The Romans had a week-long celebration of a demi-deity called Attis, and the day of the vernal equinox was supposed to be a celebration of his resurrection. Three days after his death. Involving carrying a tree trunk through the streets and being killed. Sound familiar? (Fun fact: the reason the date of Easter changes every year, despite the Romans’ scrupulous recording of events, is because it is calculated according to the first full moon after the vernal equinox).

But let’s talk more about Attis. He was the ‘husband’ of the Magna Mater, Cybele. When Cybele first decided to make Attis hers, by gate-crashing his wedding to a princess, he was so overcome by her power that he and his would-be father-in-law went mad and chopped off their own genitals. Cybele felt bad about this and made Attis a demi-god, and their followers in Greek and Roman society were eunuchs. There was another romantic spring festival for Cybele, the Megalesia, which was about agriculture and involved castration of livestock.

Who on earth was Cybele? I’ve always been interested in Greek gods and their Roman counterparts, but had never heard of Cybele. Well, she wasn’t technically a Greek goddess, but it was very common for these ancient empires to absorb the deities of territories they expanded into, to keep the people happy. The Greeks found Cybele strange and exotic but she was welcomed into their pantheon. Aside from her association with castration, she rode a chariot pulled by lions, and lived in the Leo constellation, and was usually depicted seated.

This is where it gets really good so stay with me. Cybele was originally a Phrygian goddess. She was the lead deity of their pantheon, but the only female. She was goddess of agriculture and fertility, and reigned as ‘mother nature’ from 1200 to 700BCE.

But before the Phrygian people, there was a society called Çatalhöyük, from around 7500BCE. Archaeologists have discovered a probable precursor to Cybele, in the form of many figurines of a female deity (and not very many male ones). She is depicted seated and pregnant, flanked by two lionesses. It is unclear whether she was a goddess of harvest, fertility or death, or all three and more. Many ancient religions linked fertility with agriculture, and birth with death, and represented them with a female deity. It is believed that Çatalhöyük was a completely gender equal society or perhaps a matriarchal one.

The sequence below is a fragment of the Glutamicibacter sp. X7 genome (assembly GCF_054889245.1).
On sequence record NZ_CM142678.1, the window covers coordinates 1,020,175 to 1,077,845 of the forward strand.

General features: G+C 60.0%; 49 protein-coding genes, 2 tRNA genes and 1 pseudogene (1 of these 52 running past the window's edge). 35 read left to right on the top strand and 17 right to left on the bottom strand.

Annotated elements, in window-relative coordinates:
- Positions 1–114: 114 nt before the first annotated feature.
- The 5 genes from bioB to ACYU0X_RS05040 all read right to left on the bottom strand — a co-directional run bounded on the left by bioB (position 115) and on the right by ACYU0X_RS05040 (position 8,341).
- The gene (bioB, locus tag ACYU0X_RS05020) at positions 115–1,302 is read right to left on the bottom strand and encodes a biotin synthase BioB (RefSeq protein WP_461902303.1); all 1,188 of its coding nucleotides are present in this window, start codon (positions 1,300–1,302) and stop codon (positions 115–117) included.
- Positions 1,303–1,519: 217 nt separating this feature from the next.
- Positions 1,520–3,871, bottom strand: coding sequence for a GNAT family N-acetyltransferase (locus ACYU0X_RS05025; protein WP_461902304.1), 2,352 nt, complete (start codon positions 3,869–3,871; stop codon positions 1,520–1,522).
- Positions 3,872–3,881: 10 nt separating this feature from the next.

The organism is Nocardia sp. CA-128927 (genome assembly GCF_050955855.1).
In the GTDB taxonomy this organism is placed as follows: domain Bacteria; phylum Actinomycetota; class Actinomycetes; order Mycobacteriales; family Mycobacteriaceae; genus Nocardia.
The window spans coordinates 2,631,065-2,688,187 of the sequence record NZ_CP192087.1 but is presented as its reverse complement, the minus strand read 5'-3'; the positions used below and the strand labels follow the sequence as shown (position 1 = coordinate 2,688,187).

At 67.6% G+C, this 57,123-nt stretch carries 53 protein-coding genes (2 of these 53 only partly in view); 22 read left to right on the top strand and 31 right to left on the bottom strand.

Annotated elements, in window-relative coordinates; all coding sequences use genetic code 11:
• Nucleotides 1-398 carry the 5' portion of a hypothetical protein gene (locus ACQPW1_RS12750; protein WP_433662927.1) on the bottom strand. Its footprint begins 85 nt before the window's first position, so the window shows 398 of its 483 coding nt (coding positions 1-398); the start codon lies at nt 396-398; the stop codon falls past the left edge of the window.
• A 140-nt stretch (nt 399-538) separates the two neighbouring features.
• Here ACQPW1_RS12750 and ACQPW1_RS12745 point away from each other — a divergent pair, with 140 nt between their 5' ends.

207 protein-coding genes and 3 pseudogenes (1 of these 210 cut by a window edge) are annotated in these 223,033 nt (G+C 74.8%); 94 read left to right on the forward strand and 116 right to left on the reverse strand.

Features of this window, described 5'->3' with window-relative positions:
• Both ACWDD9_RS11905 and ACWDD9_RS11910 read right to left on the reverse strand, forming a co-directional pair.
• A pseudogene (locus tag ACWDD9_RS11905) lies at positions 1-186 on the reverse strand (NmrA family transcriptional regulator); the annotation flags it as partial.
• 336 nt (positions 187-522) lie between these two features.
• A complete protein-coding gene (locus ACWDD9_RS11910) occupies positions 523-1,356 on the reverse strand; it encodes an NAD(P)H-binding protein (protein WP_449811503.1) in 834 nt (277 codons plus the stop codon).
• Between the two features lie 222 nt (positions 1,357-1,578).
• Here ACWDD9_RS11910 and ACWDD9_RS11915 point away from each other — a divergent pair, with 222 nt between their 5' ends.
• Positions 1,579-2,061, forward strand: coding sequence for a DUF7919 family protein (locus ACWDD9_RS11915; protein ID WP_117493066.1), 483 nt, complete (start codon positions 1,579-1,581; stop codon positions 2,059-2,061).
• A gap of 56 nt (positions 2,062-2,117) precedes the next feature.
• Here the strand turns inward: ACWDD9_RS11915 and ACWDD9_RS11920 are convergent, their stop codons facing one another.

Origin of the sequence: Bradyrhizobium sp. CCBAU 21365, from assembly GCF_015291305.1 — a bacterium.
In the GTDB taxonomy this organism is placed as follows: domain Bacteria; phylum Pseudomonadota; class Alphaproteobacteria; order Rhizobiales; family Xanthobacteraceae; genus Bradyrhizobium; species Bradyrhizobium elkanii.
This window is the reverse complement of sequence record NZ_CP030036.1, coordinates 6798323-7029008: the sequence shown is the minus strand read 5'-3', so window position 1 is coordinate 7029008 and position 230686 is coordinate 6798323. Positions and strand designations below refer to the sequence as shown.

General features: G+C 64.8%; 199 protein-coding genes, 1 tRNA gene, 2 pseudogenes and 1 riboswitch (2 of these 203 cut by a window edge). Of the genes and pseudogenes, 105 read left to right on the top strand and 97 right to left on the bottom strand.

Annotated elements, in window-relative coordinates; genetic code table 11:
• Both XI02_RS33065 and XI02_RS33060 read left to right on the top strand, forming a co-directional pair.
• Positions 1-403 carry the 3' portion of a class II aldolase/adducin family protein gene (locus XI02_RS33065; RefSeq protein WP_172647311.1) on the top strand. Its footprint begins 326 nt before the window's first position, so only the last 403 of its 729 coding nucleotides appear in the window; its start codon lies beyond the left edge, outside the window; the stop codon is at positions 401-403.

That is the end of my history lesson. Let me sum up this amazing theory: nearly 10,000 years ago, a powerful goddess was revered above all else. She clung on through the religions, being incarnated as various mother nature characters or fertility goddesses, associated with lions and always remaining powerful, to the point where the males surrounding her were castrated. And her festival has survived until today, and is now called Mother’s Day. And if that’s not amazing, I don’t know what is.

By all means, join me in eschewing the commercialised aspect of modern Mother’s Day. But this is a day of ancient celebration of the power of all women.

*DISCLAIMER* I am not an anthropologist, theologian, historian, or even a Christian. I don’t want to offend anyone, and would love to hear more information on this topic from those more knowledgeable than I am.

Author: Gender + the City

Intersectional Feminist digital magazine